Making a SMART resolution is the first step to a healthier you.
Tis’ the season for New Year’s resolutions. As we turn the calendar on a new year, many of us have the best intentions of starting fresh and committing ourselves to a healthier lifestyle. Be it the start of eating healthier, increasing or starting an exercise routine, or dropping a bad habit. January is a time countless individuals try to commit themselves to a fresh start only to find themselves right back where they started by Valentine’s Day. If this sounds familiar to you or you’re looking for a place to start don’t fret! Not all new year’s resolutions are created equally. Here’s a time tested research-based framework to set a goal for the New Year with SMART.
SMART is an acronym that provides a framework for goal setting:
Specific: Goals must be specific and avoid generalization or blanket statements. Specific goals address the who, what, where, why, and how to outline the purpose and/or detailed desired outcome.
Measurable: Goals should have a defined objective desired outcome. Setting milestones on the way to the end result can be helpful to track progress and make sure you’re moving in the right direction. Attaining incremental milestones can be a great motivation to stay on track to reach a lofty or future goal!
Attainable: Goals should be realistic. Though they may require a significant amount of work, effort, or lifestyle change, setting an attainable goal can pave the way for more future successes. Setting an unattainable goal can lead to disappointment and/or discouragement.
Relevant: Your goal is your goal; it should be meaningful to you! Don’t set a goal for yourself to appease someone else, set a goal you truly want to achieve. Additionally, setting a goal that doesn’t align with your values or long term vision for yourself most likely will lack importance and significance to you.
Time-Based: Having an open-ended goal without a time-based commitment can lead to procrastination or the “I’ll start working out tomorrow” attitude. Adding a realistic time frame to achieve the goal can also help with breaking down milestones at different points on your path to success. If you know where you want to be halfway or at any point towards your end goal it’s easy to see if you’re on track or need to relook at your strategy/commitment.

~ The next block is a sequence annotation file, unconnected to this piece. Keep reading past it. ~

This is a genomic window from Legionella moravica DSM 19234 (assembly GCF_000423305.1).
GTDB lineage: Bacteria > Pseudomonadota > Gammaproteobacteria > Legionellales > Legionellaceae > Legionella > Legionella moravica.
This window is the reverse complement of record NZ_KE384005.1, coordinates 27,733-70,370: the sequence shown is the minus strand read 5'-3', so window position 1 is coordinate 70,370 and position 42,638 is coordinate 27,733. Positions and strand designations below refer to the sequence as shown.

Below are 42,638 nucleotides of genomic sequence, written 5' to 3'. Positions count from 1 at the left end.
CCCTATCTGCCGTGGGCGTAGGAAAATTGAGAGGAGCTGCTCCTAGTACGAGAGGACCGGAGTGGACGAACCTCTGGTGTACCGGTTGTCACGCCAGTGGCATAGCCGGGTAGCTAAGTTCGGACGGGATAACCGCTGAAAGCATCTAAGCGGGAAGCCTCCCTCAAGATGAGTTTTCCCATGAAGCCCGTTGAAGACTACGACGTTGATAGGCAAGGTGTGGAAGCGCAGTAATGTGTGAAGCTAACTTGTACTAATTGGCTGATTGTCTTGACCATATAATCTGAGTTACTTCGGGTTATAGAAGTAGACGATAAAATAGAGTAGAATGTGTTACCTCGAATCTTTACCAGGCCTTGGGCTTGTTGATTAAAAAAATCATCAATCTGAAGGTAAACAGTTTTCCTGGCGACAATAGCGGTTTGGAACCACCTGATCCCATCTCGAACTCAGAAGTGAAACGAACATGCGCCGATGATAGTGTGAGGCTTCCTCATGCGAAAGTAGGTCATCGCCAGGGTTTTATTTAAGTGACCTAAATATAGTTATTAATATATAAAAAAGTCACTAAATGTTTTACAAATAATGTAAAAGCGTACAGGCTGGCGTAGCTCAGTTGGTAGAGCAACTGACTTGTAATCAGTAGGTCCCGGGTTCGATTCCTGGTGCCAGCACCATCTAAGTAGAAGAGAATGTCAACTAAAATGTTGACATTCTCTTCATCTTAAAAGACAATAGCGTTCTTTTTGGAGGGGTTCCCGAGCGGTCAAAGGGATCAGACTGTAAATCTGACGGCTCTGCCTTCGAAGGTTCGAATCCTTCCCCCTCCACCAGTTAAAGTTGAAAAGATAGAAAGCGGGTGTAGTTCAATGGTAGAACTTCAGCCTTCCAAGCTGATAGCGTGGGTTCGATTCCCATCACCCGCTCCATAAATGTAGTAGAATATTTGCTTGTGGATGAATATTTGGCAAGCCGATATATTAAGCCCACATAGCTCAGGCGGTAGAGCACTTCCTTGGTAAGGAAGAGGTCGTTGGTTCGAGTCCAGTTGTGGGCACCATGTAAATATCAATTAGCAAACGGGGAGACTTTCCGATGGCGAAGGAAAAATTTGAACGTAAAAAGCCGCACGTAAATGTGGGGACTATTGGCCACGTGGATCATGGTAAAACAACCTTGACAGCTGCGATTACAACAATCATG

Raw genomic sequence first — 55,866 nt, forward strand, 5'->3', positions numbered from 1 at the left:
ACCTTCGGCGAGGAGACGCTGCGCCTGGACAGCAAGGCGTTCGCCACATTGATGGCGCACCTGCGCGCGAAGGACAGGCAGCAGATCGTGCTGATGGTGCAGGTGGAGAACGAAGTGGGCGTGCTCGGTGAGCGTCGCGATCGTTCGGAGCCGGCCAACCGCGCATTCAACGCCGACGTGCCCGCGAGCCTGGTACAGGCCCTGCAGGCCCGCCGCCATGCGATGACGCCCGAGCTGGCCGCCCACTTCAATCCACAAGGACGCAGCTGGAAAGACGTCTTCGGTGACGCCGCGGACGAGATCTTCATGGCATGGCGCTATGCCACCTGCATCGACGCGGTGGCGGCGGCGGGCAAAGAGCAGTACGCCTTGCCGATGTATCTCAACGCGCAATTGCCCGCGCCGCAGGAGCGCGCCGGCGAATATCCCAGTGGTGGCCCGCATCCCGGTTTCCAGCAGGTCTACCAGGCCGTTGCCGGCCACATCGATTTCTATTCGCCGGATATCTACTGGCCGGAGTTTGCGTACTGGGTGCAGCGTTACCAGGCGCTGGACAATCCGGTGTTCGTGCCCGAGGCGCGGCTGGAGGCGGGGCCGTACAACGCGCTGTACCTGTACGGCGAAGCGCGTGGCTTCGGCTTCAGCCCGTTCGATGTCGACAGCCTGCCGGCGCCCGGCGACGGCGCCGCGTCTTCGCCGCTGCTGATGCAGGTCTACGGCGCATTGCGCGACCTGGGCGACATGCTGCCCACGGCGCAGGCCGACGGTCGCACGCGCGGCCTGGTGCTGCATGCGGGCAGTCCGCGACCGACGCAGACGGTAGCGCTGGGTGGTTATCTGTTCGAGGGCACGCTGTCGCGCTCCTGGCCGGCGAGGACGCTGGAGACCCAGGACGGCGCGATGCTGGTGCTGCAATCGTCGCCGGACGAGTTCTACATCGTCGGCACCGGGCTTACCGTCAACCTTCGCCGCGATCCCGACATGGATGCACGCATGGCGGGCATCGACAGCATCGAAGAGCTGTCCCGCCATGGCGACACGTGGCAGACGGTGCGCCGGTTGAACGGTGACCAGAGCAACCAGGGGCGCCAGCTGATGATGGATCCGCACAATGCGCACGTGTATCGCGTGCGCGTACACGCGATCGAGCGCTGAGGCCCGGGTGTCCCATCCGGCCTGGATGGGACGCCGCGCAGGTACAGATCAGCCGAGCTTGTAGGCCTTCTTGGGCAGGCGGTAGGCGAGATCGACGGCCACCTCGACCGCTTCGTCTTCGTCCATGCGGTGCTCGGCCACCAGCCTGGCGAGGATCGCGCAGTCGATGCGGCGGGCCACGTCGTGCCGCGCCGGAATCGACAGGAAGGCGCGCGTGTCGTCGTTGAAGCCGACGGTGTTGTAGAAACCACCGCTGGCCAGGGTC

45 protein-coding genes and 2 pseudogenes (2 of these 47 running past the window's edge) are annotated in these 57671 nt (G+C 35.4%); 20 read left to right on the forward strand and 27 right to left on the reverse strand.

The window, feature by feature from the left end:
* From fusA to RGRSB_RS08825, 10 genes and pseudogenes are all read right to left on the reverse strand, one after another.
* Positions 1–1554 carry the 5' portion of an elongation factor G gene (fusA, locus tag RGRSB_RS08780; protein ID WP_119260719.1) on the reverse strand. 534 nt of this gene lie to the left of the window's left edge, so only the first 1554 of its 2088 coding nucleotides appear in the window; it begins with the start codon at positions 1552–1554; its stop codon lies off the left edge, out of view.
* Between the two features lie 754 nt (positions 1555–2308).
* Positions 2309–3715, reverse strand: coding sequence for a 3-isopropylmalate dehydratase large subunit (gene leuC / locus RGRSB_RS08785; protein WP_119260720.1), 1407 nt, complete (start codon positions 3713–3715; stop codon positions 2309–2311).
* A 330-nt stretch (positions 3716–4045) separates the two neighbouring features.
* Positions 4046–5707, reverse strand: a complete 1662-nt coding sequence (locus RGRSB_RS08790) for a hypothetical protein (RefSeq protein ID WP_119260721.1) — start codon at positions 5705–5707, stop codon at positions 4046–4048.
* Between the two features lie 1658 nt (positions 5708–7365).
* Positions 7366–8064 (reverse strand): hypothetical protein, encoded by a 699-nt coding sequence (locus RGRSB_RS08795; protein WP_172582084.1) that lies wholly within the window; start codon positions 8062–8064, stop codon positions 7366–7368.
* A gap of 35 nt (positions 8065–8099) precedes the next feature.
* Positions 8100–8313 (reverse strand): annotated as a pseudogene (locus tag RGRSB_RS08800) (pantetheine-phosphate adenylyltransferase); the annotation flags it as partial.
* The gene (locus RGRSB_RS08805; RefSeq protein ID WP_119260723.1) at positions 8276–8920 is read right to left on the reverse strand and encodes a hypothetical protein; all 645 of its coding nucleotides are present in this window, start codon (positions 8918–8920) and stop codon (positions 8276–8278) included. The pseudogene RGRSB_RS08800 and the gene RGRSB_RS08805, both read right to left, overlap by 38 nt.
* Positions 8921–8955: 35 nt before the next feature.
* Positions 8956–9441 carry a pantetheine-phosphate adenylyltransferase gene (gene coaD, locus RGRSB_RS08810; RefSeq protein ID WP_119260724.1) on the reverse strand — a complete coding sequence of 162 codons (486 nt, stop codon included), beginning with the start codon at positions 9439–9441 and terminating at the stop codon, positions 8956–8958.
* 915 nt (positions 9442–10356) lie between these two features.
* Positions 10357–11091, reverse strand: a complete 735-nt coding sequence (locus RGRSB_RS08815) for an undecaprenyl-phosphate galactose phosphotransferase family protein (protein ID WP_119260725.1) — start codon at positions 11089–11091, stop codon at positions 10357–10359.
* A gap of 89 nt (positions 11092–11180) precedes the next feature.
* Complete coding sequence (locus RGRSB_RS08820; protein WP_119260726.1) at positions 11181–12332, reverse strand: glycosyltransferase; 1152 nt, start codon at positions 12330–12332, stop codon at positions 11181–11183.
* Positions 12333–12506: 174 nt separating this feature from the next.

Examples of Non-Smart Goals:
1) I’m going to start working out more this year. (Not specific or time-based) I’m going to eat healthier. (Not specific, measurable, or time-bound)
2) I’m going to do an Ironman next month. (Not attainable (unless you’ve already been training significantly), the time-based component isn’t realistic)
Examples of SMART Goals:
1) I’m going to run/walk the half-marathon on June, 19th by following the XYZ 6-month training program.
2) I’m going to lose 10 pounds by Valentine’s day by going to the gym 3x/week and not eating fast food.
Setting a SMART goal may seem like a daunting task, but working with an exercise professional (Personal Trainer, Certified Exercise Physiologist, etc.) can help you set an appropriate goal.
Happy New Year! We look forward to helping you.
Andrew holds a B.S. in Kinesiology from the University of Minnesota (2009) and a Master of Organizational Leadership Certificate from St. Catherine University (2016). He is accredited through the American College of Sports Medicine as a Certified Exercise Physiologist (2011).
Andrew has worked in the adaptive fitness world of neurological rehabilitation since 2009. He helped foster program growth and expansion of adaptive fitness opportunities for individuals with Spinal Cord Injury and other neurological diagnosis through Courage Kenny Rehabilitation Institute’s Activity Based Locomotor Exercise (ABLE) program, part of Allina Health, establishing Minnesota’s first and only Christopher and Dana Reeve Foundation’s NeuroRecovery Network Community Fitness and Wellness Facility. He also works as a contract installer of FES products for Restorative Therapies, Inc. providing installation, education, and training for FES home users throughout the Upper Midwest.
Additionally, Andrew serves as a Board Member of Get Up Stand Up to Cure Paralysis Foundation (gusu2cure.org) a nonprofit organization in Minnesota working to unite, educate and support those dealing with Spinal Cord Injuries and to advocate for research and the restoration of function. GUSU’s initiatives include advocating for SCI Research; community involvement through peer group and one-on-one peer mentoring; and promoting adaptive fitness.
He enjoys spending time with his wife and two daughters living an active and healthy lifestyle, enjoying the outdoors through cycling, running, hiking, and gardening. When he’s not outside Andy enjoys following University of Minnesota athletics, Vikings, Twins, MNUFC, Wild, Timberwolves, and Liverpool FC; listening to music; and reading.